Marcia Rafelman Fine Arts is located at 10 Clarendon Avenue in Toronto. The gallery has been representing and selling Big Appetites fine art photographs since 2011 and was the very first international fine art gallery to represent the work. For more information call 416.920.4468
Zesty mower is one of the more popular images in the Big Appetites series. It is also one of the most accidental. Two of the most common interview questions I get are “Where do you find inspiration for images?” and “How long does it take you to create a photograph?” In both cases, I usually use Zesty Mower to address both of those questions.
Inspiration can really come from anywhere. You just need to be open to it when it arrives. On the day that Zesty Mower was made I wasn’t even in the studio shooting. I was organizing a drawer of kitchen tools and found a forgotten citrus zester. I went to the fridge, took out an orange and began to make a long strip of rind.
My mind immediately went to a memory from back in college when I watched one of my roommates peeling a kiwi fruit with a knife. He didn’t take the peel off in little bits, as I would have, but instead made a long, unbroken strip of peel from start to finish. If I asked him about it today I doubt he’d remember this thoughtless act. But for some strange reason it made an indelible impression on me: the slow, deliberate care he took as he drew the knife towards his thumb, and the way he rolled the fruit in his hand, the bright green of the kiwi flesh against the taupe brown of the skin. Sometimes being a good artist means being observant of some of the most simple details of life: movement, color, texture, light. The most elegant and basic things in the world are also the easiest to miss.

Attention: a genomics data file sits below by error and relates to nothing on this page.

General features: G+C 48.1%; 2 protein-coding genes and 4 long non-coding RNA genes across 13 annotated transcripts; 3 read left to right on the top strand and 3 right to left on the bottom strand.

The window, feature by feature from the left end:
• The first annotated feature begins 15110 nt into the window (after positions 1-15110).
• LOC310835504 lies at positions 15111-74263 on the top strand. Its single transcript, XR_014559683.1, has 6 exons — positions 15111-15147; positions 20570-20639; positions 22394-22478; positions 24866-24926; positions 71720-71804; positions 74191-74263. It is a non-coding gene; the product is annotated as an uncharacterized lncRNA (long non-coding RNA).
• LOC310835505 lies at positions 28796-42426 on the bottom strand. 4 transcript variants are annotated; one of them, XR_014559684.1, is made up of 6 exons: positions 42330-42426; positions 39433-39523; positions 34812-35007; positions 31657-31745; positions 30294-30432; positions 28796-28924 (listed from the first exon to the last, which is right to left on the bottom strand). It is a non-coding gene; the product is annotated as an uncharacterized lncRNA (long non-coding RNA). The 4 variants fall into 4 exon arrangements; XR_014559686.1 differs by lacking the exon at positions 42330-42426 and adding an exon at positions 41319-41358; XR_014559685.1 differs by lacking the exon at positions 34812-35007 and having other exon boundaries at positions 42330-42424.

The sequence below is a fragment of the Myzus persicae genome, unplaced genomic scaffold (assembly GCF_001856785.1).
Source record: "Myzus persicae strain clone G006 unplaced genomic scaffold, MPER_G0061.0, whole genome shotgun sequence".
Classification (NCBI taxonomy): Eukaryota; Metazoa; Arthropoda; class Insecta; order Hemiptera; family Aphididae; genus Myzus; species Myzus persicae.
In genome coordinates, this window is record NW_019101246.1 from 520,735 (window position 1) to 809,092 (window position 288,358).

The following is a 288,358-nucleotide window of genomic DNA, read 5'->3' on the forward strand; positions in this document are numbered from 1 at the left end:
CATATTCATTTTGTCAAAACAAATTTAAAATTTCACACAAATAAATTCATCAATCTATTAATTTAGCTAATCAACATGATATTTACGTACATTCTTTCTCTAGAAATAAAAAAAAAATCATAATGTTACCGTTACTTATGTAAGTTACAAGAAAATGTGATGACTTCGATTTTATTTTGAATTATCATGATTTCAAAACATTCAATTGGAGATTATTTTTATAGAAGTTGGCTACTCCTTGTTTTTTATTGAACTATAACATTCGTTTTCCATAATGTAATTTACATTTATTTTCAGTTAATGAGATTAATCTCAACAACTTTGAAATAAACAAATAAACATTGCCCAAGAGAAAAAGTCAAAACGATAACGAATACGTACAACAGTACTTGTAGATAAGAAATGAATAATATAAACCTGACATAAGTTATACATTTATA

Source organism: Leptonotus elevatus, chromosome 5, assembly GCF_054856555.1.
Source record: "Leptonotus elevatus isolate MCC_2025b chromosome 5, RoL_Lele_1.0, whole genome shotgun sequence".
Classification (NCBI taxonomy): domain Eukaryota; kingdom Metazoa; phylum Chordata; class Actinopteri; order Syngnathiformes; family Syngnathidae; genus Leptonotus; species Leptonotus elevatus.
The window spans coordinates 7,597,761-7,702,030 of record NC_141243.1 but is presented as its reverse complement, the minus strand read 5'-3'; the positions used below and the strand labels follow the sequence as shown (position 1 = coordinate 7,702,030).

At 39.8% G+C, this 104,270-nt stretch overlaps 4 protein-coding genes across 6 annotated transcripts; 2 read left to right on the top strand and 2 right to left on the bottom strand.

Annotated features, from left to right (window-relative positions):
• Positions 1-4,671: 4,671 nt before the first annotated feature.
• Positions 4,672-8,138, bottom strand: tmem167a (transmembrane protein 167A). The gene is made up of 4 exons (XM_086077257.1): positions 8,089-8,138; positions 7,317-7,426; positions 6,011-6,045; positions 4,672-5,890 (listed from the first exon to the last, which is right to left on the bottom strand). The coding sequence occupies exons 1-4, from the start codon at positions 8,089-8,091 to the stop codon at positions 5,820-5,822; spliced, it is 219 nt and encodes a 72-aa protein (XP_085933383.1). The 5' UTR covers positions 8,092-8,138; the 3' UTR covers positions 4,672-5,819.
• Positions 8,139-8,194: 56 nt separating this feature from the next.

With a long, unbroken piece of orange rind the idea hit me in an instant. I set up a green backdrop, placed the orange and peel just so and then went to my archive of figures. It just so happened that I had a figure with a lawnmower and the gauge of the mower seemed to perfectly fit the width of the channel of rind and pith.
Out came the tripod, a camera body and a lens. Using natural window light and a reflector I made 64 frames in the span of about 10 minutes until I worked through a range of apertures and had the image I wanted. Sometimes I’ll spend a few hours working in the studio and in that time I’ll do a few different images. Or I might shoot one set-up a few different ways. On occasion, once I import the digital images into my computer and begin the editing process I’ll be unhappy with what I have, or I’ll see a mistake that wasn’t so obvious. So I’ll go back and do reshoots. Every photograph has its own process so it is difficult to say what the average time is. I also don’t keep track of the time spent shooting so most of my answers about that metric are always a best guess. (I’ve always been a terrible judge of time). But one thing is for sure, Zesty Mower happened quickly and came to me without much trouble.
My image of a woman mowing an orange was selected to be on the show card for my first Seattle fine art exhibition. A couple of serious local art collectors, with a legendary art collection and close ties to the Seattle Art Museum, purchased one of the very first Zesty Mower prints for their collection at that show. The image was selected for the cover of my Big Appetites book. It has been licensed for countless publications and websites. It is featured in my notecard line. And fine art prints of this image have sold so well all over the world that it is getting close to the end of the edition in all sizes, at which point no more will be made.